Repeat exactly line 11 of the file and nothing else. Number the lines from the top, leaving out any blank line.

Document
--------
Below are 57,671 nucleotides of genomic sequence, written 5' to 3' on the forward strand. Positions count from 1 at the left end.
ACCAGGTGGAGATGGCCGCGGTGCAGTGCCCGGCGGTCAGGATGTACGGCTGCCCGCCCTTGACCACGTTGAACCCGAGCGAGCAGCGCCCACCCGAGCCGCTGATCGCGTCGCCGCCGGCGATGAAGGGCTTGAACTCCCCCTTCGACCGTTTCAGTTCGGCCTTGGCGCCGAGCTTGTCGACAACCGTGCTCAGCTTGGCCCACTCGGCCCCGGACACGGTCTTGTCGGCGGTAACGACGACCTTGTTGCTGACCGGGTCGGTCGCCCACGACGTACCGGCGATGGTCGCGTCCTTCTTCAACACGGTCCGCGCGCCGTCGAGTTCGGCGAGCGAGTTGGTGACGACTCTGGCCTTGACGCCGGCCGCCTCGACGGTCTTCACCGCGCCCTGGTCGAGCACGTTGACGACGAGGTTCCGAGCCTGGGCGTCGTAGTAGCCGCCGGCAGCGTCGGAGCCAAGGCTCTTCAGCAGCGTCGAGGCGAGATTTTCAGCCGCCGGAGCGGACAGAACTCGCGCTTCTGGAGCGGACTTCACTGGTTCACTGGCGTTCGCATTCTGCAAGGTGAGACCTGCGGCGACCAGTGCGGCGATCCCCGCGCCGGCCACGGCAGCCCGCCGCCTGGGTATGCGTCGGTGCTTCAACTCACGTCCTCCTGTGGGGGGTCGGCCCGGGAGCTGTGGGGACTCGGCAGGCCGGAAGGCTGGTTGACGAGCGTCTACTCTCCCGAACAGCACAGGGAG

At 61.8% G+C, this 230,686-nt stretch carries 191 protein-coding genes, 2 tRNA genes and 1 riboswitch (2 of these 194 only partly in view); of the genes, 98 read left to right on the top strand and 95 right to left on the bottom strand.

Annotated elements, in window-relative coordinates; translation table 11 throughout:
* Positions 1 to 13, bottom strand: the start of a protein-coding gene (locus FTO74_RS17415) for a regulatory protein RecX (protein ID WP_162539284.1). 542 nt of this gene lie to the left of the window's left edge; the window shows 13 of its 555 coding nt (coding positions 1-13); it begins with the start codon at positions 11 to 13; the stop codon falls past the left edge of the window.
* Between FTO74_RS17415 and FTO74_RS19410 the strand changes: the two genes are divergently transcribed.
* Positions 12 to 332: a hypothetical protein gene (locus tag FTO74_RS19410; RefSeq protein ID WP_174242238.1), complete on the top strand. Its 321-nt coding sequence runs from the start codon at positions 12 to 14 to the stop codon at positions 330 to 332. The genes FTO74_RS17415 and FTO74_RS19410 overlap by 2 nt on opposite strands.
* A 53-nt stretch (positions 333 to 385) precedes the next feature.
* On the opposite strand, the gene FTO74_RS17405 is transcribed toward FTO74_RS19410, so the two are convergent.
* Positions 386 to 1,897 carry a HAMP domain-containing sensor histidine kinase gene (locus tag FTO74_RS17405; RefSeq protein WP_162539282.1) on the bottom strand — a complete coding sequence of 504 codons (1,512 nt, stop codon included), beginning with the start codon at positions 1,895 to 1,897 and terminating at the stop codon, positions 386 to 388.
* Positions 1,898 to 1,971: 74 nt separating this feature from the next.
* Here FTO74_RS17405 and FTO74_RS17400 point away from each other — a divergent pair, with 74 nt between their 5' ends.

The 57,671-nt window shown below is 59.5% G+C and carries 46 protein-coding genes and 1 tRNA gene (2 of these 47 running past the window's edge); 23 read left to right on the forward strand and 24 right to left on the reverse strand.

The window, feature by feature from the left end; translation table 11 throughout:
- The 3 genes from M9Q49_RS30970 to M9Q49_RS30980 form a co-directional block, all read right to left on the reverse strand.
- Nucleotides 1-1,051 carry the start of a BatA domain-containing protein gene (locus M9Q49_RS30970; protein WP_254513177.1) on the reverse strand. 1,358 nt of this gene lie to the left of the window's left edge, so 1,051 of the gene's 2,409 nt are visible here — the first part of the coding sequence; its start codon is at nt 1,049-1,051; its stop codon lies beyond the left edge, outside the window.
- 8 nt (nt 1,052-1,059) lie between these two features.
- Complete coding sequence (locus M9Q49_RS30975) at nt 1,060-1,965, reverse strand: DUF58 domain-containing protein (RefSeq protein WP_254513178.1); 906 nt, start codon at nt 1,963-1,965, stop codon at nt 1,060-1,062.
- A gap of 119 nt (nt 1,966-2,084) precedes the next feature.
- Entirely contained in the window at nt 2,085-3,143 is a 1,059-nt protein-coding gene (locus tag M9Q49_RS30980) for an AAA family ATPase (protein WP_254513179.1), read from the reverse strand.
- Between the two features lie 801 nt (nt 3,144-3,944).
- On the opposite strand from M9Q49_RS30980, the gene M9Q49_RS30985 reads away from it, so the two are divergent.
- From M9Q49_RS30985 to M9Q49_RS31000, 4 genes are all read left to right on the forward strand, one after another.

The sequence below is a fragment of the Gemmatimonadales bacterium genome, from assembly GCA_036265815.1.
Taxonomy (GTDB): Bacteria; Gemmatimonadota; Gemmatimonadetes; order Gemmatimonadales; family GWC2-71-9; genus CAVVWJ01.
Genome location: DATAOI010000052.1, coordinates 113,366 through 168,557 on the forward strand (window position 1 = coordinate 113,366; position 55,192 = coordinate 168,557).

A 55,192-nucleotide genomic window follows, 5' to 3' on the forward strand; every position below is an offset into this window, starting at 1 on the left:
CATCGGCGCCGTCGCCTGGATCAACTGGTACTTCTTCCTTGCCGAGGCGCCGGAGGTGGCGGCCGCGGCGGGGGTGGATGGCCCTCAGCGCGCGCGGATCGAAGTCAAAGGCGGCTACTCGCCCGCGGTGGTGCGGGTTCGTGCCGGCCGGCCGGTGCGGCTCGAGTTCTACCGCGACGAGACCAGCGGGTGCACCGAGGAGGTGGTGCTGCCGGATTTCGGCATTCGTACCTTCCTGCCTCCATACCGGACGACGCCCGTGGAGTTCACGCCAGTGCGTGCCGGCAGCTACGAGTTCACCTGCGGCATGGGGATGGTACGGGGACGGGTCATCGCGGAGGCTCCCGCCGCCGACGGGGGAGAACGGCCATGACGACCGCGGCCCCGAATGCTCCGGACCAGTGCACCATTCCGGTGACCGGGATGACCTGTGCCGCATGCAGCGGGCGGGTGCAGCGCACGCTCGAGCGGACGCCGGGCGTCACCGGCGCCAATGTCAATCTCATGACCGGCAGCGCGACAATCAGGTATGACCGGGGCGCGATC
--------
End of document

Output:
* Positions 1,898 to 1,971: 74 nt separating this feature from the next.